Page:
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The purpose of this essay is to provide an analysis of whether the contents of the memorandum reflect the actual foreign policy aims of Russia with regard to the countries of North Sudan and South Sudan. Also to be assessed is the extent to which the other four permanent members of the UN Security Council – the US, China, Britain and France – as well as the non-permanent ones would be persuaded by the memorandum’s findings. The context for this is that Russia enjoys good diplomatic relations with North Sudan and South Sudan, and, in common with most other states, backed full independence for South Sudan. But traditionally, Russia has allied itself with North Sudan and this relationship has been reciprocated through it being the biggest arms supplier for the Khartoum government.
However, in supporting South Sudan’s independence, Russia has agreed that the country met the conditions of statehood as set out in the Montevideo Convention of the Rights and Duties of States, which include having a permanent, defined territory, a population occupying this territory, and a government that has the capacity to govern domestically as well as conduct foreign relations. Furthermore, under the Constitutive Theory of Statehood, South Sudan has been recognised by other states, and it also fulfils the Declaratory Theory of Recognition: that it exists as a state in reality. Being given approval by the United Nations was probably the most important international imprimatur for South Sudan’s statehood, giving it recognition by the vast majority of the world’s states. Finally, North Sudan, with which the South has had a history of uneasy relations which have often resulted in outright war, has also given de facto recognition of the independence of its new neighbour. As a result, Russia has little reason to withhold its consent and, in fact, it was among the first states to formalise diplomatic relations with the new state by establishing an embassy in South Sudan’s capital, Juba.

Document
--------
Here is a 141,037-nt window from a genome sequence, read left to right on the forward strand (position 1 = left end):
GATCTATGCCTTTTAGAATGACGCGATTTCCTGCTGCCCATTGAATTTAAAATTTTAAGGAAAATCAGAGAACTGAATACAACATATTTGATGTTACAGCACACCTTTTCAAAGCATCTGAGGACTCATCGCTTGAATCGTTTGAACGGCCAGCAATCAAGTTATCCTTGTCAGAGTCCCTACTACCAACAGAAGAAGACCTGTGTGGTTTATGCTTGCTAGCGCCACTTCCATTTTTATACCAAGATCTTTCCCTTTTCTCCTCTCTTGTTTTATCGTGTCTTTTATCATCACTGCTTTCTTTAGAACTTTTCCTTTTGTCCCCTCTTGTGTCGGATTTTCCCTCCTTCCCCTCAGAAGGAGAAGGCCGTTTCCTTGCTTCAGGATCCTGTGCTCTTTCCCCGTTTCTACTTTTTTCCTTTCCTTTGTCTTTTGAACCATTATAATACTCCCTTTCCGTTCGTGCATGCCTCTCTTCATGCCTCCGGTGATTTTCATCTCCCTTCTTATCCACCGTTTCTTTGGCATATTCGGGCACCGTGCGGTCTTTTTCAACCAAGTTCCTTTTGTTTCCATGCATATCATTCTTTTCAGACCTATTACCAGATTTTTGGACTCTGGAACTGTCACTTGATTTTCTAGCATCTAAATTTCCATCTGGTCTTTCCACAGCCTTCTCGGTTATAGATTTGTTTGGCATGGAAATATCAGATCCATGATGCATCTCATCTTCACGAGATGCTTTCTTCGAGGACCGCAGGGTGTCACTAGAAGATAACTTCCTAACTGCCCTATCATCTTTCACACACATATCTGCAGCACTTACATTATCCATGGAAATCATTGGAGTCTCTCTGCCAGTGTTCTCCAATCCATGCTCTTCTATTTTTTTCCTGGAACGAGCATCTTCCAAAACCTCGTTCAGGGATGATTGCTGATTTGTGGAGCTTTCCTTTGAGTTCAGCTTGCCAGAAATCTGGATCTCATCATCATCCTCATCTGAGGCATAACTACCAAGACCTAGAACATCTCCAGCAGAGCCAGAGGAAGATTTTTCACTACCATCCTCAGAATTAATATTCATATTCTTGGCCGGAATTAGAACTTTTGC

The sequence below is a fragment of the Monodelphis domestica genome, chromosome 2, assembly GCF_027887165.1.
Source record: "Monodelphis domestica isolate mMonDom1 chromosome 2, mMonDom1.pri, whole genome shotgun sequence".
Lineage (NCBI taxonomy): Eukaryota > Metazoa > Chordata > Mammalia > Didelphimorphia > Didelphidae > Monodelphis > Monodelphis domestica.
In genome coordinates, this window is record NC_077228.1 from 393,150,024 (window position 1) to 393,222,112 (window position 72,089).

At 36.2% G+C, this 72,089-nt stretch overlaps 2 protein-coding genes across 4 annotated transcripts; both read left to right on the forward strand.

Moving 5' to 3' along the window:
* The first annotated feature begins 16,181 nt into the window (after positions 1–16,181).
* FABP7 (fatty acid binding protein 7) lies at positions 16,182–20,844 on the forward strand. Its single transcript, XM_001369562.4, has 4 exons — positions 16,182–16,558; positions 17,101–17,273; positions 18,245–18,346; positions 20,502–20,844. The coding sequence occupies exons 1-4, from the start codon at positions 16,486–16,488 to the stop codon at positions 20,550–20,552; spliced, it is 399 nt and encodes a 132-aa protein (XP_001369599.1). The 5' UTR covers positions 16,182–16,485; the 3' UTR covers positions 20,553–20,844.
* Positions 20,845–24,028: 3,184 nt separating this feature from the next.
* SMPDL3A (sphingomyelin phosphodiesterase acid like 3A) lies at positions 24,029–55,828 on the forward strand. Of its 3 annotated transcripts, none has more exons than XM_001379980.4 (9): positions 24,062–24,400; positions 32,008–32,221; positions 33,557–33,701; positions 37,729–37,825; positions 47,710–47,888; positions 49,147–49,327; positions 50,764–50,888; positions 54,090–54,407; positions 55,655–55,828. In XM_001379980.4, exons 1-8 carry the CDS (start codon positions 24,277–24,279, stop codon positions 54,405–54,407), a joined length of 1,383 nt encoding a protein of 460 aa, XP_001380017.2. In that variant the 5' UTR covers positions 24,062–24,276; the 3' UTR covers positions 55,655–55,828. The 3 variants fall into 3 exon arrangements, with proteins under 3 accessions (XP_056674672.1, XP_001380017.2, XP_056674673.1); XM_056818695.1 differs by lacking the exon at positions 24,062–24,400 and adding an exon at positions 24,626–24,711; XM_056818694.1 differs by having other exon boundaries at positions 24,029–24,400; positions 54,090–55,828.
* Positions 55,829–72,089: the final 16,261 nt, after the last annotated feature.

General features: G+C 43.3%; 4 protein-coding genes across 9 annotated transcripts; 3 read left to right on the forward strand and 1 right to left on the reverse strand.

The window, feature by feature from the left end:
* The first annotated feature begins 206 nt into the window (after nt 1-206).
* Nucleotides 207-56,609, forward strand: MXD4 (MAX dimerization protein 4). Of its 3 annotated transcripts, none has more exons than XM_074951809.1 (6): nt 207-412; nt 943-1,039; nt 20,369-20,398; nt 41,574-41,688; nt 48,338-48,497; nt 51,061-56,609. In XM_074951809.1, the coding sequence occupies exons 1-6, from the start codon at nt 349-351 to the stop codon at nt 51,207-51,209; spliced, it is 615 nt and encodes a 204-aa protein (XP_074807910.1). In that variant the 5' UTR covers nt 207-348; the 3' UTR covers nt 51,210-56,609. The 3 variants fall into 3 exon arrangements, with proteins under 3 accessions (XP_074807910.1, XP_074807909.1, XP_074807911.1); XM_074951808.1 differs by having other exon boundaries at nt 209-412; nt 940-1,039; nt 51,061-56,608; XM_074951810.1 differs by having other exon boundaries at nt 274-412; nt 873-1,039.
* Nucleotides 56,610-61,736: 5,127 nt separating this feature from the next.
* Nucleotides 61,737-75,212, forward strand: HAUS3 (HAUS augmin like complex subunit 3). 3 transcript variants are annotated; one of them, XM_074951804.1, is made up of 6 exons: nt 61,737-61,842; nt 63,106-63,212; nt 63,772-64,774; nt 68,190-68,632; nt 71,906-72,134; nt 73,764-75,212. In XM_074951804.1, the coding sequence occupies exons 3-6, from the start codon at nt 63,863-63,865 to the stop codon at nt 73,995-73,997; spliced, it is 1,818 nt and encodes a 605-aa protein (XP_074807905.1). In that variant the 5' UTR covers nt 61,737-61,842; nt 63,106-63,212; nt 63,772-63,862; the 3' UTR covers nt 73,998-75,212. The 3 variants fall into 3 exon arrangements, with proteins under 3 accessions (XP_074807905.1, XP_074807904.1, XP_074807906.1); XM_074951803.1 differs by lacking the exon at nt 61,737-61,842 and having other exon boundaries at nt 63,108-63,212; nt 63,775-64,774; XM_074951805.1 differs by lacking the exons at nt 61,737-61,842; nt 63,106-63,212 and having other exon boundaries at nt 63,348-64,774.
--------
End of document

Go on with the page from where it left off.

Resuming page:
Russia continues to loom in the background as regards the issue of oil. It has cemented its links with North Sudan not just through arms deals but by being a principal recipient of the country’s oil exports. But with the creation of South Sudan, up to three quarters of those oil reserves now lie within the borders of the new country – in itself a strategic reason for Russia to have established good, formal diplomatic relations with the country early. While tensions remain between North Sudan and South Sudan over this issue of ownership of oil reserves, Russia remains reluctant to intervene in a heavy handed way through the imposition of sanctions. Like its oft-times ally, China, it regards sanctions as an ineffective measure and as a Security Council member, it has stated repeatedly that the Sudanese oil reserves issue should be resolved between the two countries without resort to the Security Council. Russia’s own solution is that the region of Abyei, under which much of the disputed oil reserves lie, should be partitioned as part of an effective solution. As for the border town of Heglig, Russia believes it should continue to be part of North Sudan given the losses the country has sustained of oil resources due to the creation of the border with South Sudan. These, however, remain intractable issues for the parties directly involved.
In the background to all of this is the humanitarian issue around the considerable number of displaced people and refugees, as well as the controversy over the international arrest warrant for President of North Sudan Omar Hassan Al-Bashir, to appear before the International Criminal Court on genocide charges. China and Russia have both continued to back North Sudan through the illegal sales of attack and transport helicopters, fighter jets and other military hardware that have contributed to the humanitarian crises and the slaughter of innocent civilians in the region. While the US penalises the regime, Russia continues to seek favour with it, sending delegations to meet Al-Bashir’s government, and arguing that as head of state, he has immunity from being charged with genocide. By maintaining good relations with North Sudan and opening up relations with South Sudan, Russia has played a strategic game of consolidating its interests in the region, seeking to guarantee its oil supplies into the future and maintaining lucrative arms contracts while operating out of step with the United Nations as a whole.
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